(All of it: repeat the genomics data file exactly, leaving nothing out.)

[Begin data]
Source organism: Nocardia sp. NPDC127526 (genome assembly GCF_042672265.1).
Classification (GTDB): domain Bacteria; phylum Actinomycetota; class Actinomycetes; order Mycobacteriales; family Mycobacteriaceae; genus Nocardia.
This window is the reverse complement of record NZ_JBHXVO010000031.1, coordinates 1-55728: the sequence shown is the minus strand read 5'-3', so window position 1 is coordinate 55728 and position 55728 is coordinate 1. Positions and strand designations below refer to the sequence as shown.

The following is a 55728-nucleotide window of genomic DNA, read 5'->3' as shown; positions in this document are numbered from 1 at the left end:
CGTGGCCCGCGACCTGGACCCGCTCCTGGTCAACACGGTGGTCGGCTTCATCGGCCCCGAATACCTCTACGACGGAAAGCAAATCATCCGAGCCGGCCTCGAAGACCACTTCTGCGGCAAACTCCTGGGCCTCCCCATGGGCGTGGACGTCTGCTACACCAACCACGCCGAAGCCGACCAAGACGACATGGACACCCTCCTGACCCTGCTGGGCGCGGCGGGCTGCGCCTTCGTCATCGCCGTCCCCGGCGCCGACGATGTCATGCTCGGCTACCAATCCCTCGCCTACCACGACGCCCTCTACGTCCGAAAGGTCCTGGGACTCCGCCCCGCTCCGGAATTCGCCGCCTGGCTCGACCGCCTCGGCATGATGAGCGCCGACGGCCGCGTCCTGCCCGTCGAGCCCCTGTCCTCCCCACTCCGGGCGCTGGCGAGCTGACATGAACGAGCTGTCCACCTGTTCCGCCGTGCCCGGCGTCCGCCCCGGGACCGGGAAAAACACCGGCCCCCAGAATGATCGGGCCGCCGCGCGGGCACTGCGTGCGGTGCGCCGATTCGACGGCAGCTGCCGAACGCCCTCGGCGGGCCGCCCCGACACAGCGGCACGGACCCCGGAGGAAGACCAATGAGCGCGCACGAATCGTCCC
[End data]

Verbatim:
Source organism: Nocardia sp. NPDC127526 (genome assembly GCF_042672265.1).
Classification (GTDB): domain Bacteria; phylum Actinomycetota; class Actinomycetes; order Mycobacteriales; family Mycobacteriaceae; genus Nocardia.
This window is the reverse complement of record NZ_JBHXVO010000031.1, coordinates 1-55728: the sequence shown is the minus strand read 5'-3', so window position 1 is coordinate 55728 and position 55728 is coordinate 1. Positions and strand designations below refer to the sequence as shown.

The following is a 55728-nucleotide window of genomic DNA, read 5'->3' as shown; positions in this document are numbered from 1 at the left end:
CGTGGCCCGCGACCTGGACCCGCTCCTGGTCAACACGGTGGTCGGCTTCATCGGCCCCGAATACCTCTACGACGGAAAGCAAATCATCCGAGCCGGCCTCGAAGACCACTTCTGCGGCAAACTCCTGGGCCTCCCCATGGGCGTGGACGTCTGCTACACCAACCACGCCGAAGCCGACCAAGACGACATGGACACCCTCCTGACCCTGCTGGGCGCGGCGGGCTGCGCCTTCGTCATCGCCGTCCCCGGCGCCGACGATGTCATGCTCGGCTACCAATCCCTCGCCTACCACGACGCCCTCTACGTCCGAAAGGTCCTGGGACTCCGCCCCGCTCCGGAATTCGCCGCCTGGCTCGACCGCCTCGGCATGATGAGCGCCGACGGCCGCGTCCTGCCCGTCGAGCCCCTGTCCTCCCCACTCCGGGCGCTGGCGAGCTGACATGAACGAGCTGTCCACCTGTTCCGCCGTGCCCGGCGTCCGCCCCGGGACCGGGAAAAACACCGGCCCCCAGAATGATCGGGCCGCCGCGCGGGCACTGCGTGCGGTGCGCCGATTCGACGGCAGCTGCCGAACGCCCTCGGCGGGCCGCCCCGACACAGCGGCACGGACCCCGGAGGAAGACCAATGAGCGCGCACGAATCGTCCC